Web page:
Kernkraft in der Schwebe

WIEN – Ich werde oft gefragt, ob Kernenergie sicher ist. Meine Standardantwort lautet: „Ja – so sicher wie Flugreisen.“ Flugzeugabstürze kommen vor, doch sorgen hocheffektive Sicherheitssysteme dafür, dass sie äußerst selten sind – so selten, dass die meisten von uns in ein Flugzeug steigen, ohne sich darüber Gedanken zu machen, dass sie ihr Reiseziel nicht erreichen könnten. Dasselbe gilt für die Kernkraft, obwohl es stets Bedenken gibt, dass ein schwerer Unfall gravierende Folgen für Mensch und Umwelt haben könnte.

Diese Frage ist nicht nur von rein akademischem Interesse. Die Zukunft der Kernenergie wird eine der Schlüsselfragen sein, die im Dezember bei der Klimakonferenz der Vereinten Nationen in Kopenhagen diskutiert werden. Die globale Kapazität der Kernenergie könnte sich in den nächsten 20 Jahren verdoppeln. Dreißig Länder nutzen die Kernkraft bereits und viele von ihnen, darunter China, Russland und Indien, planen in ihren bisherigen Programmen eine große Ausweitung. Etwa 60 weitere Länder – die meisten von ihnen Entwicklungsländer – haben die Internationale Atomenergie-Organisation (IAEO) davon in Kenntnis gesetzt, dass sie an der Einführung von Kernenergie interessiert sind.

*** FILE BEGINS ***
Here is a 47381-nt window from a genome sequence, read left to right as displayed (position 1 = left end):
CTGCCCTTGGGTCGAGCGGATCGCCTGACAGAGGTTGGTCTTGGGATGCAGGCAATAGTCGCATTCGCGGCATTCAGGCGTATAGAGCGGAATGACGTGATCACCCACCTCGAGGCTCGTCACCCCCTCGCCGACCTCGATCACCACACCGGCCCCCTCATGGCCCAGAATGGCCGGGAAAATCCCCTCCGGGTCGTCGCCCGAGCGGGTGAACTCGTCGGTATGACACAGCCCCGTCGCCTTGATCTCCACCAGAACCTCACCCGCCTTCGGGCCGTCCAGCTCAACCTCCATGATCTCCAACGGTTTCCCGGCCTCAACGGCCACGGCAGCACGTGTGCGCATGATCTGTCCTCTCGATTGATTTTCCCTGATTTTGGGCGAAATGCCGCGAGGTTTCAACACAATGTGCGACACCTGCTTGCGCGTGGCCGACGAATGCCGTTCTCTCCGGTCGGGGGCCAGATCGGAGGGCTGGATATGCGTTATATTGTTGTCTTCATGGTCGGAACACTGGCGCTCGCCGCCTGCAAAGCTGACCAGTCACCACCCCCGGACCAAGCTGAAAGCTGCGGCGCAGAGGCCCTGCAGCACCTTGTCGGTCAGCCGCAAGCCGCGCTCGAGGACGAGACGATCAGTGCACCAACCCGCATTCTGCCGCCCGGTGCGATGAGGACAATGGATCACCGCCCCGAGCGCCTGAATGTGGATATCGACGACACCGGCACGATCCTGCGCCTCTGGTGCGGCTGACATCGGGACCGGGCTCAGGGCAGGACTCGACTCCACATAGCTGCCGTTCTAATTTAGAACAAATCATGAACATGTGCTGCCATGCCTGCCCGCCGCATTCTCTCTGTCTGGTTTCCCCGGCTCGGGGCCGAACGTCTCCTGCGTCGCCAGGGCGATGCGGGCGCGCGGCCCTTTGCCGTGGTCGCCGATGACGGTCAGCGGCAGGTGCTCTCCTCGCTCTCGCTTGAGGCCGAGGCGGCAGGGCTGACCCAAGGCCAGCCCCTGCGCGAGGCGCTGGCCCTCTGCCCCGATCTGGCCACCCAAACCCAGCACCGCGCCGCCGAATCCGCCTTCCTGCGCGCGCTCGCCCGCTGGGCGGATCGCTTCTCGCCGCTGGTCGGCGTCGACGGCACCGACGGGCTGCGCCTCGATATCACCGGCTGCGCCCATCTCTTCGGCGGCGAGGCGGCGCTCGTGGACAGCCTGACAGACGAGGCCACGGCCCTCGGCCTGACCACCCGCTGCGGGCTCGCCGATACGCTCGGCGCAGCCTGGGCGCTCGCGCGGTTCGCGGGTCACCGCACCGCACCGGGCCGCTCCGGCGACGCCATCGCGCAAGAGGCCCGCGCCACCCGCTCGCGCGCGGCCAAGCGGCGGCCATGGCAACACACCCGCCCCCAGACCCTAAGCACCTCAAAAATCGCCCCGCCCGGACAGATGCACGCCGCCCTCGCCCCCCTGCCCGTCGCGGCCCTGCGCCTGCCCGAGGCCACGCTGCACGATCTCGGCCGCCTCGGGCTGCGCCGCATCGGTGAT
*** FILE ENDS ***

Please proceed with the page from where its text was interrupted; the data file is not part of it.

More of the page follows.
Kernkraft übt eine offensichtliche Anziehungskraft auf reiche wie arme Länder aus. Die Entwicklungsländer brauchen unbedingt Zugang zu Elektrizität, um den Menschen aus der Armut zu helfen und um eine nachhaltige Entwicklung zu sichern. In einigen afrikanischen Ländern beträgt der Elektrizitätsverbrauch pro Kopf ungefähr 50 Kilowattstunden im Jahr, verglichen mit durchschnittlich 8600 Kilowattstunden in den OECD-Ländern.

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